Powerfood Chronicles #6: Asparagus (AKA My Simple Healthy Recipes #11)

May is over, but the season is still here! Check out why asparagus is amazing beauty and health food. 

Asparagus: Nutrient Check

Asparagus officinalis is mostly made of water and is really low in calories (20 kcal per 100 gr).
Available in two classic colours, white and green 😉 it’s a great source of
vitamin K,
and also rich in
manganese, phosphorus, vitamins C and E, niacin, zinc and vitamin A, as well as dietary fibre. These micronutrients are vital for a functioning immune system and of course, a healthy skin.asparagus-powerfood

Asparagus: A seasonal delight

A seasonal highlight in Continental Europe, Asparagus makes its appearance in May and into June. In Germany, you can get locally grown asparagus nearly everywhere. 
Now is the time when German restaurants come up with their “asparagus menus” ranging from classic Hollandaise sauce with potatoes and creamy soup to modern raw salads and anything in between.
(The same frenzy occurs in autumn following the chanterelles season.)

My go-to asparagus recipes

Disclaimer! Important!
I don’t like boiled asparagus.
If you want boiled asparagus, the Internet is bursting with such recipes.
Let’s talk grill and roast here.

asparagus-grill-with-cacao-butterDespite being such a diva, asparagus is a great vegetable to mess with.
Stir-fry it or roast it, or slice it and enjoy it raw, enjoy it with pasta or add it to a stew – asparagus is all versatile goodness.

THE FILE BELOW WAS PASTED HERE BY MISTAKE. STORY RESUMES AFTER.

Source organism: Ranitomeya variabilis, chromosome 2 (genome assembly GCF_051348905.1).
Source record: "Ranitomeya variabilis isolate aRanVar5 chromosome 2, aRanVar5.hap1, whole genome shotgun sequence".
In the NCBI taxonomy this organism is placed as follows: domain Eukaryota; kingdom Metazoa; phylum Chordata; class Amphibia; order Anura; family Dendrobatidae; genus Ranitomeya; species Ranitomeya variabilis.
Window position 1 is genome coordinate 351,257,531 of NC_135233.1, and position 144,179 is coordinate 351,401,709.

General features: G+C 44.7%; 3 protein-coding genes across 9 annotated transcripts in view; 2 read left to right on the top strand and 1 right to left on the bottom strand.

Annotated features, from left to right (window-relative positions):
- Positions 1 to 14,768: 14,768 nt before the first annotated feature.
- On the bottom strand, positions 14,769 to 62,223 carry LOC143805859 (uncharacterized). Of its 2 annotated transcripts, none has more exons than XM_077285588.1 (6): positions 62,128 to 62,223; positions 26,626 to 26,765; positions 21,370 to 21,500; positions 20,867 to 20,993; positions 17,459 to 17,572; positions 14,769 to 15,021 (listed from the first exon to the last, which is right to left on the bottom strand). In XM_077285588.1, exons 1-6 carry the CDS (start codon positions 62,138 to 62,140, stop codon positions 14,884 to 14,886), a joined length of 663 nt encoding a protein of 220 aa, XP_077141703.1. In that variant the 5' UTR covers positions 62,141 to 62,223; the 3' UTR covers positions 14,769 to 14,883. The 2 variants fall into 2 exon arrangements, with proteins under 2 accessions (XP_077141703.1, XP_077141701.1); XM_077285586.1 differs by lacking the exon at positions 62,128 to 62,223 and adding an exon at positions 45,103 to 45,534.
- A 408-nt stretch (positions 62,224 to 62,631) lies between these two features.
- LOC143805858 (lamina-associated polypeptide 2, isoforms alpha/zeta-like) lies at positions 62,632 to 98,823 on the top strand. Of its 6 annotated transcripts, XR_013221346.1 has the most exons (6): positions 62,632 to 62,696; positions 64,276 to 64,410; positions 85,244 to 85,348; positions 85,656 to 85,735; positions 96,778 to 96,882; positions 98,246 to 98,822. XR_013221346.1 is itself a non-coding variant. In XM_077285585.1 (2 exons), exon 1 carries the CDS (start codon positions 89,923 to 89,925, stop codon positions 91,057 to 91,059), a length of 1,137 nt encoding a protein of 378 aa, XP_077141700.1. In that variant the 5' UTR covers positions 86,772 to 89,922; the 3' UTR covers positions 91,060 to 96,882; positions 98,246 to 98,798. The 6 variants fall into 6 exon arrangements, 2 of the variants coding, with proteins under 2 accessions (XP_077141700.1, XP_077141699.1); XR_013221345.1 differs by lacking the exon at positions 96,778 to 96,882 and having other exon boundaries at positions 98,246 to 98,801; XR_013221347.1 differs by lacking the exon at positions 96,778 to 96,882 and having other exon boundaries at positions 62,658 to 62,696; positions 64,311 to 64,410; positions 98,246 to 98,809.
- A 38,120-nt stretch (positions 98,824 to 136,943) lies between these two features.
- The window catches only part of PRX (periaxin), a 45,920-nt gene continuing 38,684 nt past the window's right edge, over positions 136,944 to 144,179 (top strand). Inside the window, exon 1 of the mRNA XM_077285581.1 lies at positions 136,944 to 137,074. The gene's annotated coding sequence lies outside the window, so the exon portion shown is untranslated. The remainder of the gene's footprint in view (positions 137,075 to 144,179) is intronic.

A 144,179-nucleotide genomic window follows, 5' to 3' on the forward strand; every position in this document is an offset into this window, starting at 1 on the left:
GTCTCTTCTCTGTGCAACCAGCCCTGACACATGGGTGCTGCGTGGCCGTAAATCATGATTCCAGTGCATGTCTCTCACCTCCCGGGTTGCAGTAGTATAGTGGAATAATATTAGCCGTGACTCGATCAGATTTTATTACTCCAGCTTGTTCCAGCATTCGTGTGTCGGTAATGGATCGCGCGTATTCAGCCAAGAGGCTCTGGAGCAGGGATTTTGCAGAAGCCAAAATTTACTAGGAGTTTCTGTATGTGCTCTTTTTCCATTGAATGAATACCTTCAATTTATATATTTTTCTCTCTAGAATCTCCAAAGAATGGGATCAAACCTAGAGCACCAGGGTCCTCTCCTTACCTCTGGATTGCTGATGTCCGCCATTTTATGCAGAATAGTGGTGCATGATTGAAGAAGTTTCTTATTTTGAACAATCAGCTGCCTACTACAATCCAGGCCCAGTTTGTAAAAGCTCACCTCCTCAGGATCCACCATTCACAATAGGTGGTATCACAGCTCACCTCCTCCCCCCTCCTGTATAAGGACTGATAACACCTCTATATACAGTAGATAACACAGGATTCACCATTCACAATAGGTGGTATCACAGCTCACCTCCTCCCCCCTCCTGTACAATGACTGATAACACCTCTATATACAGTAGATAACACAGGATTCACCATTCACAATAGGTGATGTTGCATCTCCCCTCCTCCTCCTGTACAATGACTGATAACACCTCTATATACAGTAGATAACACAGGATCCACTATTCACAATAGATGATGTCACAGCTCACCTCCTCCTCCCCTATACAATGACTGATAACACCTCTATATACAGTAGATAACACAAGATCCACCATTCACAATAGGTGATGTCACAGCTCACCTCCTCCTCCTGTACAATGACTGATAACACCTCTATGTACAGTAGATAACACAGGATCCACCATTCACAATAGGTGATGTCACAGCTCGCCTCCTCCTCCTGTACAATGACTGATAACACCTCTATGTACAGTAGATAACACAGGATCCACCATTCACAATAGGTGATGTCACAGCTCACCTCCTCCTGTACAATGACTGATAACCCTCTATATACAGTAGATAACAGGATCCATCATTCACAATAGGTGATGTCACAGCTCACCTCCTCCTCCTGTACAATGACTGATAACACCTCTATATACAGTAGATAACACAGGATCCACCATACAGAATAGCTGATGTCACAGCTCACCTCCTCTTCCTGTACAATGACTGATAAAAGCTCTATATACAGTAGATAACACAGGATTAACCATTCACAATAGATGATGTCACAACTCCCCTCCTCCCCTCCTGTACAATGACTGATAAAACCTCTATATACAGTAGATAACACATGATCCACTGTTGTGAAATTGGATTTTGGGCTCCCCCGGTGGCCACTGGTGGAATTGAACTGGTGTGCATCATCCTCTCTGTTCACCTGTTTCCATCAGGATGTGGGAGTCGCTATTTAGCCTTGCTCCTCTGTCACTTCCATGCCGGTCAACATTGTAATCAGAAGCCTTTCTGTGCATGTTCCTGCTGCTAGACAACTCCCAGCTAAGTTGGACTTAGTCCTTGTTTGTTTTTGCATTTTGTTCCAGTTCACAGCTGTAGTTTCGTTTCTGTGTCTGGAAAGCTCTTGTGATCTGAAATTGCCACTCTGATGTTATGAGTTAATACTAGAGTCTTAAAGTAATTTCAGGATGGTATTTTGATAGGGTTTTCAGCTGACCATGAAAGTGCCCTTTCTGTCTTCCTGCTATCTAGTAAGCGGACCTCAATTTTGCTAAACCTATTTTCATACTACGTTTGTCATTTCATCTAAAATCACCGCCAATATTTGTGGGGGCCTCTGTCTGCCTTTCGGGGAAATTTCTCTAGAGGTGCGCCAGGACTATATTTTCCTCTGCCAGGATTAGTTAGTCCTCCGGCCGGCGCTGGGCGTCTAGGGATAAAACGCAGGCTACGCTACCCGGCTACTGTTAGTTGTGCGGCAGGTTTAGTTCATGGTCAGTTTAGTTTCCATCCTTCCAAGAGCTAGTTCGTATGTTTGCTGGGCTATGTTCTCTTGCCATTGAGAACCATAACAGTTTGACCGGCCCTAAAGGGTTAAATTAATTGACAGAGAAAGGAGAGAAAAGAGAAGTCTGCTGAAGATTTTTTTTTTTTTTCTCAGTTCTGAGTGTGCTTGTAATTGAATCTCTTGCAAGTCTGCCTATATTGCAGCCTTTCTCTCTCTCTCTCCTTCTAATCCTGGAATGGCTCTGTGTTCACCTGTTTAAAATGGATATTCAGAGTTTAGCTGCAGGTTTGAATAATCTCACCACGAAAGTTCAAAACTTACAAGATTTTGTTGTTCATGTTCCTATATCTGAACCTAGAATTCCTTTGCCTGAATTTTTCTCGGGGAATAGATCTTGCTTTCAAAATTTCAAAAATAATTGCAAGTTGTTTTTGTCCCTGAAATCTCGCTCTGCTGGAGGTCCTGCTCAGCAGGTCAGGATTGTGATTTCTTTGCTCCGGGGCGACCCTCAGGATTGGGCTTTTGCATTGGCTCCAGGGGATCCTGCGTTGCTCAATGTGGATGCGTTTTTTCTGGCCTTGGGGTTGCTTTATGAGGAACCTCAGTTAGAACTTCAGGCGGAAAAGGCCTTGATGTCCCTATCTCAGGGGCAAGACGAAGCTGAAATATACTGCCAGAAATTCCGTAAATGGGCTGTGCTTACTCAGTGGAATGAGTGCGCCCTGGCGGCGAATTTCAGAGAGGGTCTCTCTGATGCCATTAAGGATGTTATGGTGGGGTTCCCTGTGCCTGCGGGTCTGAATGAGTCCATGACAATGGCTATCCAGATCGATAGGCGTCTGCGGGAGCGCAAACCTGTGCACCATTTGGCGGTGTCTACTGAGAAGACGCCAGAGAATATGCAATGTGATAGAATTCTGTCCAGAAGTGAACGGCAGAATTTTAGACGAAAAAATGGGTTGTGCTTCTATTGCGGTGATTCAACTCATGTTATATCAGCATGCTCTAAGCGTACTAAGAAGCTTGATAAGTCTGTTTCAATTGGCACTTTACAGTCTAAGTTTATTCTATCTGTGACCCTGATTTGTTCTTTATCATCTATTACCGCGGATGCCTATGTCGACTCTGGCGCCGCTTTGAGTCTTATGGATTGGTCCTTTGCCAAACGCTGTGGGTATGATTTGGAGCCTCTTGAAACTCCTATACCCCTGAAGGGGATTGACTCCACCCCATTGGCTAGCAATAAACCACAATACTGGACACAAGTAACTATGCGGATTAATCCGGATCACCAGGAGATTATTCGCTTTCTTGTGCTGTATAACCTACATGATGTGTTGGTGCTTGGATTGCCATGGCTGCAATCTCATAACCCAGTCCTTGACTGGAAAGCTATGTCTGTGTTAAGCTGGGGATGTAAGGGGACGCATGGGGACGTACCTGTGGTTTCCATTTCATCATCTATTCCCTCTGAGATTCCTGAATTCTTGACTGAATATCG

Works for green and white variety: preheat your oven in the grill mode (210°C). Thoroughly wash and prep your asparagus. Lay on parchment paper and sprinkle with cacao butter. I use a grater to coat the asparagus evenly. Sprinkle with salt. Grill for 10 to 15 minutes depending on your oven and your asparagus 😉

1. Great quality virgin oils are a brilliant pairing for asparagus!
I like the bitterness of a good organic linseed oil with the green asparagus, and pumpkin seed oil for both varieties.
2. Or whip up a quick and amazingly delicious vegan sauce by thickening coconut-rice milk with a hearthy dose of salt, pepper, nutmeg and a bit of turmeric.
3. I also like the following sauce, part salsa/ part vinaigrette: chop fresh red pepper (high in vitamin C that’s imporant to make iron bio-available), mix with 2 tablespoons olive oil, 1 tablespoon lime juice (alternative: a fine balsam vinegar of your choice) and a lot of freshly ground black pepper. Pour over the asparagus, top with roasted pumpkin seeds and (or) pine nuts. Nom!

Favourites from the Internet:
I do like vegan recipes on Oh She Glows and this salad recipe by Deliciously Ella.
And what would grilled asparagus be without Jamie Oliver!

So, what’s on Your asparagus menu?
Pizza with asparagus? Asparagus soup?
“Asparagus, asparagus, rock me, Asparagus!”


Geeking out about all things truly green, healthy and ethical over at BEAUTYCALYPSE.com (Avatar illustration by A. Goncharenko)

10 Responses

  1. Din

    I love it asparagus – can be steamed or stir fried and just with a hint coconut oil, salt and pepper. Maybe some roasted seeds or nuts…

      1. Gosh, I don’t really know. The ones I have are firm with just a little give in them when gently squeezed. Although they are NZ grown they are still expensive at the moment so I treat each one like gold.

          1. Raw or cooked.
            Some people like to cut them in half and scoop out the flesh (don’t eat the skin) with a spoon. Some like to peel them and then let them marinate in something sweet, usually honey or sugar, and apparently they are very nice cooked with pork.

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